Everything works perfectly. The deinit is getting called correctly. In the next scenario, let’s make printRatings to take a car object and add it to the ratings array. Let’s see what happens.

class Driver {
	var name : String?
	weak var carName : Car?
	var ratings : [Car] = []
	init(_ name: String) {
		print("Initializing...",String(describing: type(of: self)), name)
		self.name = name
	}
	deinit {
		print("Deinitializing...",String(describing: type(of: self)), name ?? "")
	}
	
	func printRatings(drivenCar : Car) {
		DispatchQueue.main.asyncAfter( deadline: .now() + 1) { [weak self] in
			self?.ratings.append(drivenCar)
			print("Ratings for this driver: \(String(describing: self?.ratings.count))")
		}
	}
}

class ViewController: UIViewController {

	override func viewDidLoad() {
		super.viewDidLoad()

		var carObj : Car?
		carObj = Car("Mazda")
		
		var driverObj : Driver?
		driverObj = Driver("Mark")
		
		carObj!.drivenBy = driverObj
		driverObj!.carName = carObj

		driverObj?.printRatings(drivenCar: carObj!)
	
		driverObj = nil
		carObj = nil
	}
}
Initializing... Car Mazda
Initializing... Driver Mark
Ratings for this driver: Optional(1)

You would have thought this worked perfectly, if only the deinit methods weren’t there. Now you know there is something wrong here. We once again have a retain cycle. Let’s fix this.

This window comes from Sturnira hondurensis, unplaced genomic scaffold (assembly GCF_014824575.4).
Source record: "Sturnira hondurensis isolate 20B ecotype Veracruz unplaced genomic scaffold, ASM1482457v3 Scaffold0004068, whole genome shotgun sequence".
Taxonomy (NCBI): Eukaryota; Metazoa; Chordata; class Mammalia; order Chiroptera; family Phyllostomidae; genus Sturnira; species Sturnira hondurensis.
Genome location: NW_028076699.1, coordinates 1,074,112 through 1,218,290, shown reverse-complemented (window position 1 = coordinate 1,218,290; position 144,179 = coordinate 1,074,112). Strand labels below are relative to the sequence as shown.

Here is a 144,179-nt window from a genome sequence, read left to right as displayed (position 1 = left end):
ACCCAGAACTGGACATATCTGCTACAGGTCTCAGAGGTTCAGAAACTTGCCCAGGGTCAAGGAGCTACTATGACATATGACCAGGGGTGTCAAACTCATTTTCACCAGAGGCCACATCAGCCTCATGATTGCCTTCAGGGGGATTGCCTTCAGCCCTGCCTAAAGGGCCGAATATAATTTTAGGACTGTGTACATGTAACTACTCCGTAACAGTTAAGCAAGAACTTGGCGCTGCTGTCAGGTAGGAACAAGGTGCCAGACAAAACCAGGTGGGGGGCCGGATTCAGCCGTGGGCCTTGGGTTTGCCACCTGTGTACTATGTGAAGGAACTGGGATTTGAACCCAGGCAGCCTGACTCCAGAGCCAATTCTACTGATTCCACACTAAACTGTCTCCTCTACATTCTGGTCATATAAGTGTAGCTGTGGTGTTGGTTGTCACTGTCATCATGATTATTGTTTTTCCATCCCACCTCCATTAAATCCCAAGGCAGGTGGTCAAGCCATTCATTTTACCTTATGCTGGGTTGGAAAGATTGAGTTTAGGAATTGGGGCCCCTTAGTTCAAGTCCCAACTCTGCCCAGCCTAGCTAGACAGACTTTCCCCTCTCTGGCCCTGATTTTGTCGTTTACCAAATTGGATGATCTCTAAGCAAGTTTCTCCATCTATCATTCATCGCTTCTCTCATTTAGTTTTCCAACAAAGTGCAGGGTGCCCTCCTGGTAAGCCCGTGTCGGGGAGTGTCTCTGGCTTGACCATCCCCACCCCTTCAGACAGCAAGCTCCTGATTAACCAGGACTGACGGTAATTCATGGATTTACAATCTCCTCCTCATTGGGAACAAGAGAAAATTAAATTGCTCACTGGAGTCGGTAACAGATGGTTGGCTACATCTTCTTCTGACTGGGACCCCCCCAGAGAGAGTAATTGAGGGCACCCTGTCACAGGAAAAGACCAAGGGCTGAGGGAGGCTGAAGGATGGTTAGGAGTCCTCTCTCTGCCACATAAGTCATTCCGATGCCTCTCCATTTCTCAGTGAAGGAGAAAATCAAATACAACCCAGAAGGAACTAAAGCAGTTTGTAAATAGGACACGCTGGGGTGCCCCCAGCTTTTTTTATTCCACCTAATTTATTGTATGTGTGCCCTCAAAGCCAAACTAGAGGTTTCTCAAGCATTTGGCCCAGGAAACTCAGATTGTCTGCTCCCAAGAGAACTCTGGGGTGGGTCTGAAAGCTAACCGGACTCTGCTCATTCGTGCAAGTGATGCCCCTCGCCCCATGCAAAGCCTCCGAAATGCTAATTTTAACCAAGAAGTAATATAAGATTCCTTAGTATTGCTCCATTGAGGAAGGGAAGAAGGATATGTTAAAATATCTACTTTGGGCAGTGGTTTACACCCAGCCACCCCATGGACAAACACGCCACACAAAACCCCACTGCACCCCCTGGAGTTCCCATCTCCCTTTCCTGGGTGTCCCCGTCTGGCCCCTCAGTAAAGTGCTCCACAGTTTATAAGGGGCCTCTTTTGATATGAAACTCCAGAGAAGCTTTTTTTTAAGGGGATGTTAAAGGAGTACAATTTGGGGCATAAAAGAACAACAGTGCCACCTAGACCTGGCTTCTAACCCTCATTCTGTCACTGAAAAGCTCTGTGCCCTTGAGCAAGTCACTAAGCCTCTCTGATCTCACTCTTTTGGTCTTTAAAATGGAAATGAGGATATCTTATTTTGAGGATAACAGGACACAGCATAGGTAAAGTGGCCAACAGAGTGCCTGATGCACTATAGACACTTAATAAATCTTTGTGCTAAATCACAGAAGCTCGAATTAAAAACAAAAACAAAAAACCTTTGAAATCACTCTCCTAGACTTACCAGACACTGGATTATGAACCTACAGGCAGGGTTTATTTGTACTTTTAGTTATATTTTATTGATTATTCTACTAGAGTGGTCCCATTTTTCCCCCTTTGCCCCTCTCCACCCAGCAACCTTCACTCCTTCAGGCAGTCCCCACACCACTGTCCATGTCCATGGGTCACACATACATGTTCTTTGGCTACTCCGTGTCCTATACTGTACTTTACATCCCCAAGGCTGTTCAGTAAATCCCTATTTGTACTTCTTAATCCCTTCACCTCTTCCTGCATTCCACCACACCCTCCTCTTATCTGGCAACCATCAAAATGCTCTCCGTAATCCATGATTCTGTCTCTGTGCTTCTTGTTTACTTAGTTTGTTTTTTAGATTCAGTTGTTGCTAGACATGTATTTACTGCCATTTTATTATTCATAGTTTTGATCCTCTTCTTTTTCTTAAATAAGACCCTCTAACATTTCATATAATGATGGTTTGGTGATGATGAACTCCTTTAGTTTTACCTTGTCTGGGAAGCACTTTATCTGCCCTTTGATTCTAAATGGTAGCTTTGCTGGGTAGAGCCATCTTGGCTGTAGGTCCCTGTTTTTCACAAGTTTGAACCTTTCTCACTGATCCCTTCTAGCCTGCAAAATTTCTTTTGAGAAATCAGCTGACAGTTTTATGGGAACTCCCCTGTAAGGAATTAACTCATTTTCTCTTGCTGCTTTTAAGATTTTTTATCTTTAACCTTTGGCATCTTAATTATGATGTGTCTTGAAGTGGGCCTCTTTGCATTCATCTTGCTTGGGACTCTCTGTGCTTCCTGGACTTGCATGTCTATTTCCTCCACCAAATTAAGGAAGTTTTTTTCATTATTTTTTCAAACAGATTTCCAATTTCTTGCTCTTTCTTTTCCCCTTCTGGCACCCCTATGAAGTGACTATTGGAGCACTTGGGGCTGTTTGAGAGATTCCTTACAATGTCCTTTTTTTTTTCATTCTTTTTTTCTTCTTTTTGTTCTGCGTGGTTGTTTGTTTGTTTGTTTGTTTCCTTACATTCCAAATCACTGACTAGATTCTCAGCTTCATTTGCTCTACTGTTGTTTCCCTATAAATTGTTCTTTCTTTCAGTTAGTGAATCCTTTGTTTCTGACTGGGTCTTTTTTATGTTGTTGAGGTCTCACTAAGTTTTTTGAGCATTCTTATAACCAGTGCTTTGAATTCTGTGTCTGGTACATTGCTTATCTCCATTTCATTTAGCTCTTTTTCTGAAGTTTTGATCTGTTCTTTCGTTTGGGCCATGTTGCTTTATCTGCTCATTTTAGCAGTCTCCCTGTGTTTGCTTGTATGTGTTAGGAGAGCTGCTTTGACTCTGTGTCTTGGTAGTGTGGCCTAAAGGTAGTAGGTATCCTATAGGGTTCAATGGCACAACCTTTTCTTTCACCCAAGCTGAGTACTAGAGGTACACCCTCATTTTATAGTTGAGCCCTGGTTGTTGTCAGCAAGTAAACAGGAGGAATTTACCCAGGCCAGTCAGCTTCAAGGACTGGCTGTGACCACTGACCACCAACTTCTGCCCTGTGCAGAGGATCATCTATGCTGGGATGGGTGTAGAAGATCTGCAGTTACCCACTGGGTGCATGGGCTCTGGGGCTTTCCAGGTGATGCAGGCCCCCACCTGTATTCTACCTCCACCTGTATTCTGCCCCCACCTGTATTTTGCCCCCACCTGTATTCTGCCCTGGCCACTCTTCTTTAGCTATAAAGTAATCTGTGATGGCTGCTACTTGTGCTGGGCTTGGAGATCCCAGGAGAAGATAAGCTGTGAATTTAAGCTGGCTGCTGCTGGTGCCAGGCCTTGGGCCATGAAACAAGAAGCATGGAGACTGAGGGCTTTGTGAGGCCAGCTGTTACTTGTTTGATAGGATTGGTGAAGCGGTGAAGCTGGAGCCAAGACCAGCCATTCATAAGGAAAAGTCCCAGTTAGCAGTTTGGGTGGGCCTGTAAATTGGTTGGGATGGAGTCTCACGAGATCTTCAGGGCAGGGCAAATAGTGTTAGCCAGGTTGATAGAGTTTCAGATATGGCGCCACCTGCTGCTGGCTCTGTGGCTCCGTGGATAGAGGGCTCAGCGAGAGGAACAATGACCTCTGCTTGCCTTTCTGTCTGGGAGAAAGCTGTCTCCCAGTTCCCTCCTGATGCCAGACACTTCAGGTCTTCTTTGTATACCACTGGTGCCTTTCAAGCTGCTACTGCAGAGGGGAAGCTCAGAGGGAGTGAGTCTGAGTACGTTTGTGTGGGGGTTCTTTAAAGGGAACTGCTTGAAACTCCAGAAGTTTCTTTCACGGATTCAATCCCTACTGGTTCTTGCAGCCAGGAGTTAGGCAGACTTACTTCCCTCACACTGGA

If you notice I am passing in carObj to the closure. This has already been assigned to driverObj!.carName = carObj. The driveObj holds a strong reference to this. This won’t be released and hence deinit won’t be called. To fix this, all you need to do is make the drivenBy property as weak in the class Car.

class Car {
	var name : String
	weak var drivenBy : Driver?
	init(_ name: String) {
		print("Initializing...",String(describing: type(of: self)), name)
		self.name = name
	}
	deinit {
		print("Deinitializing...",String(describing: type(of: self)), name)
	}
}

Now run this code.

Initializing... Car Mazda
Initializing... Driver Mark
Deinitializing... Driver Mark
Ratings for this driver: nil
Deinitializing... Car Mazda

Still something wrong here. Deinit gets called, but the ratings is showing as nil. We should not be seeing this. Let’s fix this. Replace the printRatings method with the code below. My fix was to not use [weak self].
If you used [weak self], it automatically was being set to nil, when you were making driverObj = nil.

func printRatings(drivenCar : Car) {
	DispatchQueue.main.asyncAfter( deadline: .now() + 1) {
		self.ratings.append(drivenCar)
		print("Ratings for this driver: \(String(describing: self.ratings.count))")
	}
}

If you run the code now, you will get the output as shown below

Initializing... Car Mazda
Initializing... Driver Mark
Ratings for this driver: 1
Deinitializing... Driver Mark
Deinitializing... Car Mazda

Moving on to using weak self in closures. I will explain. Let’s consider, you have a closure as property and you pass it around. e.g. completion handlers. During this time, closure will capture a strong reference to self, and hence it’s better to pass it as a weak property.We can better understand this with the help of the example below.